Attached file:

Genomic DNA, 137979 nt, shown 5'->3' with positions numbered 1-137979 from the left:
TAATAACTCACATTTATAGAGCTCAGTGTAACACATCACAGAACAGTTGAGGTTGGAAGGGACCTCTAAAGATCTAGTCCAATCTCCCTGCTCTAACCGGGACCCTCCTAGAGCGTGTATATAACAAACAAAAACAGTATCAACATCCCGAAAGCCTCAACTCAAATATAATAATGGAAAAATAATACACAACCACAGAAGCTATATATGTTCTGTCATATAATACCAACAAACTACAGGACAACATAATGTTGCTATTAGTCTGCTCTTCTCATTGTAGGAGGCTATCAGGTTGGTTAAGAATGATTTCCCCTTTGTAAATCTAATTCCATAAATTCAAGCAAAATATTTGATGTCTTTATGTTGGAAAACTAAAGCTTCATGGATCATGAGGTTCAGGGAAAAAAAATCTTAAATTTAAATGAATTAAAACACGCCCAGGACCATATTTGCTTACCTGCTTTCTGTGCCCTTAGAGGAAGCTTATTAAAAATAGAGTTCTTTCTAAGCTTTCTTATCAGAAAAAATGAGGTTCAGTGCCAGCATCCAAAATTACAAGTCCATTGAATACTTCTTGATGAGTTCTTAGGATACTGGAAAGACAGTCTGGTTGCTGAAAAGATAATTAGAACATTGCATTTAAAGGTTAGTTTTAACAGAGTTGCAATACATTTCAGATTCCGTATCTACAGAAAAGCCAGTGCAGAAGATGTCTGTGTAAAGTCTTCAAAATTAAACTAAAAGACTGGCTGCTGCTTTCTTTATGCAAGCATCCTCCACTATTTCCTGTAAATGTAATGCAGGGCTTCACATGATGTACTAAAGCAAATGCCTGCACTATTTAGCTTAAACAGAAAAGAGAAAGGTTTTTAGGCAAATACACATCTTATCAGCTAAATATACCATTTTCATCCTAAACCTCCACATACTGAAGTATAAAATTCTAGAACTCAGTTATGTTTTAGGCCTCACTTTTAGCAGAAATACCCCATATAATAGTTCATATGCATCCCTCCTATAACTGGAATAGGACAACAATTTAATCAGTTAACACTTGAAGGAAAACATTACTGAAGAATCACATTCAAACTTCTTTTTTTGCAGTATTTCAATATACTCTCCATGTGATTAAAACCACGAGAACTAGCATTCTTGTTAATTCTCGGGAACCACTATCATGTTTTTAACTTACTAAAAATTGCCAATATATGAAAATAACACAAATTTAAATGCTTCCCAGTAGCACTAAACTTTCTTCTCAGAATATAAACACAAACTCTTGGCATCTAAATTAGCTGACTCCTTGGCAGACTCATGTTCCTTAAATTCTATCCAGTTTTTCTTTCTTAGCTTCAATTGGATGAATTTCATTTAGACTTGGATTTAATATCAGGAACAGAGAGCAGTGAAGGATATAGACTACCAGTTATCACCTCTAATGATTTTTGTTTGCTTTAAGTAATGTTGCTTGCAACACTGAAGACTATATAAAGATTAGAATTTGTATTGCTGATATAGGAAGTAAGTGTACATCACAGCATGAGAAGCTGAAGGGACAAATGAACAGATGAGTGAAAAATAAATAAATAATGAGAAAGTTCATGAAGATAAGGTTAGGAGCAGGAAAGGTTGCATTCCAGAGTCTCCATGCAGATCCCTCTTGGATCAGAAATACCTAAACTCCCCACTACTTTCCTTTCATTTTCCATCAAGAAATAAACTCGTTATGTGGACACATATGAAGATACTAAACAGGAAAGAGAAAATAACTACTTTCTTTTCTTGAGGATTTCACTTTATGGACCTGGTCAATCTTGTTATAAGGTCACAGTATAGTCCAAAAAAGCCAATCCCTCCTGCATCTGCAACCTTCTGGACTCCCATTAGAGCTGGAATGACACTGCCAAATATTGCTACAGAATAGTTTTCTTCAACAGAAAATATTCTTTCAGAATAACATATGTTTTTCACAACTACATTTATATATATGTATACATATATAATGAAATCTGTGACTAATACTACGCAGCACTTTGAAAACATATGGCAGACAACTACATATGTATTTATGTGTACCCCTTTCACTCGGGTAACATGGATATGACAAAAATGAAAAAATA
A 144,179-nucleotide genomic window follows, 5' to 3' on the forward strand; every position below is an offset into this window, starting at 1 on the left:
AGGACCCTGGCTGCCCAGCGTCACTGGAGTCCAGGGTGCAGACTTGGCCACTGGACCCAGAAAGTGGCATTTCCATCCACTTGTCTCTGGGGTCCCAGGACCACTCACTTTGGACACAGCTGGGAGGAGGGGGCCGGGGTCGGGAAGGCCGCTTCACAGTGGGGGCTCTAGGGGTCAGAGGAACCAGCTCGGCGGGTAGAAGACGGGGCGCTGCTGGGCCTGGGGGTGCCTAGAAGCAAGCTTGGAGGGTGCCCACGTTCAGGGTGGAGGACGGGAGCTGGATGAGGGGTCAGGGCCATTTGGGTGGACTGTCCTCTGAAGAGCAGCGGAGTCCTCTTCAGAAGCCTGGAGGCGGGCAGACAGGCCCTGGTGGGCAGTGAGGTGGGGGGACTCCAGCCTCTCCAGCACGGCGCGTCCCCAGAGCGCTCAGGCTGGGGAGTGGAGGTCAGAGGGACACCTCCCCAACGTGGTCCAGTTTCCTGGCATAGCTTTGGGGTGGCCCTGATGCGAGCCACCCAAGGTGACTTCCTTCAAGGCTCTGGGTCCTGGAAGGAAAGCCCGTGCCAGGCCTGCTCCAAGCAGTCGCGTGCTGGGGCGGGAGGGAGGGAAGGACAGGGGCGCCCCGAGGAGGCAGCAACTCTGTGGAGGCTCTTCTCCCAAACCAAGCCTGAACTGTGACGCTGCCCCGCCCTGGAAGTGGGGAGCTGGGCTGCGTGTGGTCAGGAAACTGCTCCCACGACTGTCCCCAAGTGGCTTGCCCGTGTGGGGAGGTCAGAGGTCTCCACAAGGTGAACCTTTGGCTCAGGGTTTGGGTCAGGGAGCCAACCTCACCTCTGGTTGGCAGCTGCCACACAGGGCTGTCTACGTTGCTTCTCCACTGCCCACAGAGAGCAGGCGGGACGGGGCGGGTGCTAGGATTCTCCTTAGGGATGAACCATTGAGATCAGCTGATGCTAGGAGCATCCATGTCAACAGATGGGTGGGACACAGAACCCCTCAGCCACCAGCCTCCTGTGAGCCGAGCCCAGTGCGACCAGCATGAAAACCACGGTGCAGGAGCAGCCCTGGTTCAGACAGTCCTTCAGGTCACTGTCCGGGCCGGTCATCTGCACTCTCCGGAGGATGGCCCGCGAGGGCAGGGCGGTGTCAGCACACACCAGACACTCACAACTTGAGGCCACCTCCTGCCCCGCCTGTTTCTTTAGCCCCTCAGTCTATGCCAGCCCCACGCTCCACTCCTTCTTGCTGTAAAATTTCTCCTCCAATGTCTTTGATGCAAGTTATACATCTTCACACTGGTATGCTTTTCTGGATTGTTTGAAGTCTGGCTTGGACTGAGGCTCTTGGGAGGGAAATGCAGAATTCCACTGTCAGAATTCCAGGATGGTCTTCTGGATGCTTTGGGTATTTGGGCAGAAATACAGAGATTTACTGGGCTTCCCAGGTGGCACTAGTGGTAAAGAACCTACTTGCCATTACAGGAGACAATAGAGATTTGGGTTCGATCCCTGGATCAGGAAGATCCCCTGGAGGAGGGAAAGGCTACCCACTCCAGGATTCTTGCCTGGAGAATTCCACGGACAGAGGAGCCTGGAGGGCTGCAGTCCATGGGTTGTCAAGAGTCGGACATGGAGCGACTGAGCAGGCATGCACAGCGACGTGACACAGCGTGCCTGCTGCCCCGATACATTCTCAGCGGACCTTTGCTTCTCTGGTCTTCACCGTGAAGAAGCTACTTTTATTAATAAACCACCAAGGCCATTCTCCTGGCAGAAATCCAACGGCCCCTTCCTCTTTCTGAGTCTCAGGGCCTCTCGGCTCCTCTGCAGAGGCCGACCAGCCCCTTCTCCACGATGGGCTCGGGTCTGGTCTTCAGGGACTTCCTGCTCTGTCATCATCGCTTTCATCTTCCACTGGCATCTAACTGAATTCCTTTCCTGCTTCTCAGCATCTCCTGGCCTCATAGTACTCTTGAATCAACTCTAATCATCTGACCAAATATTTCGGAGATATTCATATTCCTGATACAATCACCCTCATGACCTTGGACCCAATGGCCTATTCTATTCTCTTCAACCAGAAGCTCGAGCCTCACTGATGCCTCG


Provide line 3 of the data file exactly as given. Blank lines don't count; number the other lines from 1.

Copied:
A 144,179-nucleotide genomic window follows, 5' to 3' on the forward strand; every position below is an offset into this window, starting at 1 on the left: